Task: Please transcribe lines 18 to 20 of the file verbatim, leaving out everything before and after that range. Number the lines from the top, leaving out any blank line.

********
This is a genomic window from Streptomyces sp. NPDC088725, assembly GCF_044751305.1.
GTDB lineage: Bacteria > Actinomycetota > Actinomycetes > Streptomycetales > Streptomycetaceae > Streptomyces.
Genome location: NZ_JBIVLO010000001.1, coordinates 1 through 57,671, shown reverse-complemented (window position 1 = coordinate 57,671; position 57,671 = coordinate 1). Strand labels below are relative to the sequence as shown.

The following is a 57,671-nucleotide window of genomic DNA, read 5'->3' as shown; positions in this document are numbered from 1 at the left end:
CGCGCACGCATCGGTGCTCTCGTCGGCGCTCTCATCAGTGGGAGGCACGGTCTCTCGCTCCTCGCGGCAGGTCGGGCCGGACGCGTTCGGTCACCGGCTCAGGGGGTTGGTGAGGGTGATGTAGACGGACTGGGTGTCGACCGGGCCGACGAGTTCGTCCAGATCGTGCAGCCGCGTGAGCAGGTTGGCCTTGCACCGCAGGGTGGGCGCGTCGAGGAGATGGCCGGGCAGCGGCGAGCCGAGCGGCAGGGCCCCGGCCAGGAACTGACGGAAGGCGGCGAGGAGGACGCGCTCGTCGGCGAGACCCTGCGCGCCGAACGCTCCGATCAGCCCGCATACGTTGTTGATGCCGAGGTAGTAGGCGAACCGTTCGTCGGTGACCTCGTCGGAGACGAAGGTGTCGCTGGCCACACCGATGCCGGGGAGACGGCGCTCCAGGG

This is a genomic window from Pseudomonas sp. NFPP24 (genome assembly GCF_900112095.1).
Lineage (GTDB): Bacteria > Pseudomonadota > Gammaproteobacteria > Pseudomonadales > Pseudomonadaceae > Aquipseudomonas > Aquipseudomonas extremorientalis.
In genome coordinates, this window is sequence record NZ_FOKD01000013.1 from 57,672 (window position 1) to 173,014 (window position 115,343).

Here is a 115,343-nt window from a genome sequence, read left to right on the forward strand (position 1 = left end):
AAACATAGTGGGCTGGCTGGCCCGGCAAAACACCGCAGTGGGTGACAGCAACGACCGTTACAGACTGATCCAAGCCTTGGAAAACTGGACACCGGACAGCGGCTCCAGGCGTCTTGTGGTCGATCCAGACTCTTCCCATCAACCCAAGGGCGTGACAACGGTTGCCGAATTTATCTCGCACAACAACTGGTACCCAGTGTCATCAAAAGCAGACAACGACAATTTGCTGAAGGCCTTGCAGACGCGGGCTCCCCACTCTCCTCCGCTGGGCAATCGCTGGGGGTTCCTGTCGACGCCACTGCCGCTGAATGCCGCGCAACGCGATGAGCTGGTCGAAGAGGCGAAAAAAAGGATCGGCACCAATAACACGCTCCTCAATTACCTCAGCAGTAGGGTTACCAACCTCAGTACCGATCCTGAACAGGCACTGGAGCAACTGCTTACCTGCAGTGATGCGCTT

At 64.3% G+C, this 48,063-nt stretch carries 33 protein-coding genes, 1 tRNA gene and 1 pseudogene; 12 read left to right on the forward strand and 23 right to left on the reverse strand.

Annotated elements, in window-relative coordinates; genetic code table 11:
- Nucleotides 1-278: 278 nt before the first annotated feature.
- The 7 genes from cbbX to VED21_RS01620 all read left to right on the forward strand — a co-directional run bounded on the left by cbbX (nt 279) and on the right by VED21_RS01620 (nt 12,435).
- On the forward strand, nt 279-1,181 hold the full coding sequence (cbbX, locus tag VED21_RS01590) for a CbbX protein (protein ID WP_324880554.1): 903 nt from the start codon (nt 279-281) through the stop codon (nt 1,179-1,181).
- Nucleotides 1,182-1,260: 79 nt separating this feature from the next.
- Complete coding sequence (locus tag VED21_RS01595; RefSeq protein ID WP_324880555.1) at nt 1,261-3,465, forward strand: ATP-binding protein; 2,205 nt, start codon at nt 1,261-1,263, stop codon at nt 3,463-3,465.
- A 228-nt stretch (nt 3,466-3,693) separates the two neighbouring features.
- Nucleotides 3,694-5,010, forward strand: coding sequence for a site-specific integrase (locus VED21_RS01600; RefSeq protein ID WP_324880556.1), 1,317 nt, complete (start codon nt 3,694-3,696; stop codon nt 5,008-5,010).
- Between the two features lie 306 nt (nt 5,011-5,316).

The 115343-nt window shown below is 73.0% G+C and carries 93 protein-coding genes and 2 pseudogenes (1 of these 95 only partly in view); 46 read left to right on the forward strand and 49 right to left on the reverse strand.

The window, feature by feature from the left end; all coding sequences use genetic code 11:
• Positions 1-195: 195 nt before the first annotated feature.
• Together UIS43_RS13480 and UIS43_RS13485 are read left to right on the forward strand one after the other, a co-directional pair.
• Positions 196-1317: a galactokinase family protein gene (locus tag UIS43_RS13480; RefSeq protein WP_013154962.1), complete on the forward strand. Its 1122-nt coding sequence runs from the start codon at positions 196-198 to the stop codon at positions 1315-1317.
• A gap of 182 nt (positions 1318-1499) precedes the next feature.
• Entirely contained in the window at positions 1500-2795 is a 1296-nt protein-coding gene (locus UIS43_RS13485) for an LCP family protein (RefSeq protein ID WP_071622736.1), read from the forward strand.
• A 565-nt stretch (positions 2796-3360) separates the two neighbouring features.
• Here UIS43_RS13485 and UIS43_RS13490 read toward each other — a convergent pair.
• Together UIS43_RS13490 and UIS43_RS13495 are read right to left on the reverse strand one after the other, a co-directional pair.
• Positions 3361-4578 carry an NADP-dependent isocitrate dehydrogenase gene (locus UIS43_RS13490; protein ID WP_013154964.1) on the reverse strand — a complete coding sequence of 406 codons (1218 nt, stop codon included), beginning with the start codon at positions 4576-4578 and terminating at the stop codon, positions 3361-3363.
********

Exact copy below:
- A 228-nt stretch (nt 3,466-3,693) separates the two neighbouring features.
- Nucleotides 3,694-5,010, forward strand: coding sequence for a site-specific integrase (locus VED21_RS01600; RefSeq protein ID WP_324880556.1), 1,317 nt, complete (start codon nt 3,694-3,696; stop codon nt 5,008-5,010).
- Between the two features lie 306 nt (nt 5,011-5,316).